Posted by Regina Mills ('09) in response to Jacob Geiger ('09)

Mr. Geiger,
The term sexual assault is not used solely to denote sexual violence of a purely physical nature to a person; according to the American Heritage Dictionary, it is "Conduct of a sexual or indecent nature toward another person that is accompanied by actual or threatened physical force or that induces fear, shame, or mental suffering. (emphasis my own)" Thus, sexual harassment fits under this term because it creates "fear, shame, or mental suffering" in the person named.
Furthermore, as Prof. Wheeler aptly puts it, this fear and shame can affect more than those named - it can include people like me, who feel ashamed that the word "slut" refers to me, my female professors, and my best female friends. That this term can be as easily thrown around as "chick" or "girl" is disturbing and hurtful. In this way, allegations of sexual harassment, even if it is by someone who you are not certain was explicitly named, should be every bit as protected as any other allegation of sexual assault.
In addition, I believe that many events and workshops on campus have attempted to examine and expose the horrible problem of gender relations in this community long before the Bracket or the List. However, only those who all ready know there is a problem (or have been forced to go) have attended events like the Sexual Assault Summit, the Day of Dialogue or Take Back the Night (to name only a few). For some reason, it has come to this outrageous display of insensitivity to make the apathetic and those who are offended but silent see where these problems have led and where they will continue to lead if we keep this trajectory.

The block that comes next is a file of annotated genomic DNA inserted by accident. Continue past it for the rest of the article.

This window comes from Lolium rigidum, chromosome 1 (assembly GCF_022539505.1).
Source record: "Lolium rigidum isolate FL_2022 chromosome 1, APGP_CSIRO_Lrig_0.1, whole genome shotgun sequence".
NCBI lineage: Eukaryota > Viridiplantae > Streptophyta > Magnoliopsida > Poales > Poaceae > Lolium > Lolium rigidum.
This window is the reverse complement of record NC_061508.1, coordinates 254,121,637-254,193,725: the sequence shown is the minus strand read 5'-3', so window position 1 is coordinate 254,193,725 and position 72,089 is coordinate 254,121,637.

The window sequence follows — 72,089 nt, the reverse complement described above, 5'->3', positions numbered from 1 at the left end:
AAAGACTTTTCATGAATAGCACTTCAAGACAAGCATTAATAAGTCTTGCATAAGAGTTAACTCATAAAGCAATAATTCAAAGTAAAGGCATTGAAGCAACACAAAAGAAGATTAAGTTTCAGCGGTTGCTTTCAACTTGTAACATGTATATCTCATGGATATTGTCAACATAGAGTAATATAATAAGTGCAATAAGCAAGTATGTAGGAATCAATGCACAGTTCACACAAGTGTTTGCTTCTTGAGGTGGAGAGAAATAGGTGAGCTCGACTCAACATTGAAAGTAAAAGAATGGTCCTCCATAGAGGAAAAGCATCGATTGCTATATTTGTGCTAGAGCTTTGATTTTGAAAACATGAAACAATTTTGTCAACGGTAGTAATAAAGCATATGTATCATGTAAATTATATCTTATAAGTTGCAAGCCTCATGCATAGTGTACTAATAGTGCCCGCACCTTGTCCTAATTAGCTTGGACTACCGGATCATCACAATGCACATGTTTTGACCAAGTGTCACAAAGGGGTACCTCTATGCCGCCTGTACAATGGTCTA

The opportunities to talk about these problems are there and have been for a while - these are being addressed but many don't want to join in the discussion. We should be brainstorming how to get more people involved - how to make it "okay" to talk about gender issues and not be called man-hating feminists or gay slurs.
So, I actually don't see Prof. Richardson's statements or the Ring-Tum Phi's slamming of the SFHB as merely "distractions"; I see them as telling the public that the victims of the List or the Bracket or any other form of sexual violence have nowhere to go. That the authors themselves are the real victims of fascist speech restraints and an unjust court.
The resources for victims and survivors of rape, sexual harassment, sexual assault, etc. are all ready scarcely used, considering how often we know that these acts occur. The larger issue is that the school media isn't offering possible solutions but telling the community that we have no one trustworthy to turn to. On a campus where victims all ready feel isolated by social pressures and the fear that they will be "that girl" (or guy), I think it is important that the Phi has characterized the SFHB as a shady, secretive court where the accused are the real victims. This is a real issue as much as anything else I have discussed.

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